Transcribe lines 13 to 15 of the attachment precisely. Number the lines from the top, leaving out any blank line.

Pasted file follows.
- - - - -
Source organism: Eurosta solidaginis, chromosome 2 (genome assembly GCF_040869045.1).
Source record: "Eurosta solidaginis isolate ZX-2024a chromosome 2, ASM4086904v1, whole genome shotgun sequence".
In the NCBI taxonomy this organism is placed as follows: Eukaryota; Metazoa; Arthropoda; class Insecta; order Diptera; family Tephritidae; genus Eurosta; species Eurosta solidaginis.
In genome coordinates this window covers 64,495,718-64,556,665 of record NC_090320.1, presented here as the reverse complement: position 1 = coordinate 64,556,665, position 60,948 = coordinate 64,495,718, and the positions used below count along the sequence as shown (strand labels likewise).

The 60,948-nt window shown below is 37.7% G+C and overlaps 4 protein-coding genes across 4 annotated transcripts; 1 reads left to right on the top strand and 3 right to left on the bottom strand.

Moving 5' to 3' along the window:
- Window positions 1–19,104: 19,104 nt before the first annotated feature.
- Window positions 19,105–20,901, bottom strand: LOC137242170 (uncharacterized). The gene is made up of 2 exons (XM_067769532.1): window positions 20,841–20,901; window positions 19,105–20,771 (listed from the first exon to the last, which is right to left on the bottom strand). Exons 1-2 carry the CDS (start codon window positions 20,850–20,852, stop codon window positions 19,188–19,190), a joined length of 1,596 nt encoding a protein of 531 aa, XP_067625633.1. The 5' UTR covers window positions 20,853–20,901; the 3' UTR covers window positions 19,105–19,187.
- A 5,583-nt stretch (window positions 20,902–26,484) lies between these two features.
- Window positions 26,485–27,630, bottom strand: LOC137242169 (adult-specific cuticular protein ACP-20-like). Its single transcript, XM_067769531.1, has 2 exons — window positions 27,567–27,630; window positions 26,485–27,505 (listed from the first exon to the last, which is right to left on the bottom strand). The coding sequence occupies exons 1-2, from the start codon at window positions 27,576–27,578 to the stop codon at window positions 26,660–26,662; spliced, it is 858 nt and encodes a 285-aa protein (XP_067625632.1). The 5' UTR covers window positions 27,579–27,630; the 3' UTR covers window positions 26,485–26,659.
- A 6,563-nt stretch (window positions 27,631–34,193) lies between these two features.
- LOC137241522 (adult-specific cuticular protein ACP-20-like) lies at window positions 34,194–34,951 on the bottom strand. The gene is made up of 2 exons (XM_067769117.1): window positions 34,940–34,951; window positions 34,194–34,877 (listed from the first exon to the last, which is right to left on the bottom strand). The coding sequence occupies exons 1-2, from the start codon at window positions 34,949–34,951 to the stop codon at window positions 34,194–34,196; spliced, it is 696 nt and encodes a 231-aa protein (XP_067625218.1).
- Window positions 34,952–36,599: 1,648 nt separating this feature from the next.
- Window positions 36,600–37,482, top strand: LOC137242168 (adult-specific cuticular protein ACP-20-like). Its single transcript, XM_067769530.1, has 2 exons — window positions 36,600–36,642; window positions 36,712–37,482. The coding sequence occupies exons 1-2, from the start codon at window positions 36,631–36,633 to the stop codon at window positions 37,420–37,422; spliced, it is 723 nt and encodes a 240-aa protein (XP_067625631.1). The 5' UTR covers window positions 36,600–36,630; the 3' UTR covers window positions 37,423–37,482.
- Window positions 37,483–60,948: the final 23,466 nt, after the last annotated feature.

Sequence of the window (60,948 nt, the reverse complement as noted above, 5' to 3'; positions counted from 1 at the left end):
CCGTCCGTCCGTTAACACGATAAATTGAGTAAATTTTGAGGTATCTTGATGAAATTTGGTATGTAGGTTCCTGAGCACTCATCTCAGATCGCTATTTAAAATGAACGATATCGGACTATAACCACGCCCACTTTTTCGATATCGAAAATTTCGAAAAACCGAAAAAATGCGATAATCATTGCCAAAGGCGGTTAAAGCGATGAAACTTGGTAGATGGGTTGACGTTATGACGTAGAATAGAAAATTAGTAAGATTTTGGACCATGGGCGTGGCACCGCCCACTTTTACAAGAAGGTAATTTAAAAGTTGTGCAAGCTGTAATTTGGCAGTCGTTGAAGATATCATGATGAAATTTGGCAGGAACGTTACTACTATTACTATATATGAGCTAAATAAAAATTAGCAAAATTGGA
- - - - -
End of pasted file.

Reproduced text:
- Window positions 34,952–36,599: 1,648 nt separating this feature from the next.
- Window positions 36,600–37,482, top strand: LOC137242168 (adult-specific cuticular protein ACP-20-like). Its single transcript, XM_067769530.1, has 2 exons — window positions 36,600–36,642; window positions 36,712–37,482. The coding sequence occupies exons 1-2, from the start codon at window positions 36,631–36,633 to the stop codon at window positions 37,420–37,422; spliced, it is 723 nt and encodes a 240-aa protein (XP_067625631.1). The 5' UTR covers window positions 36,600–36,630; the 3' UTR covers window positions 37,423–37,482.
- Window positions 37,483–60,948: the final 23,466 nt, after the last annotated feature.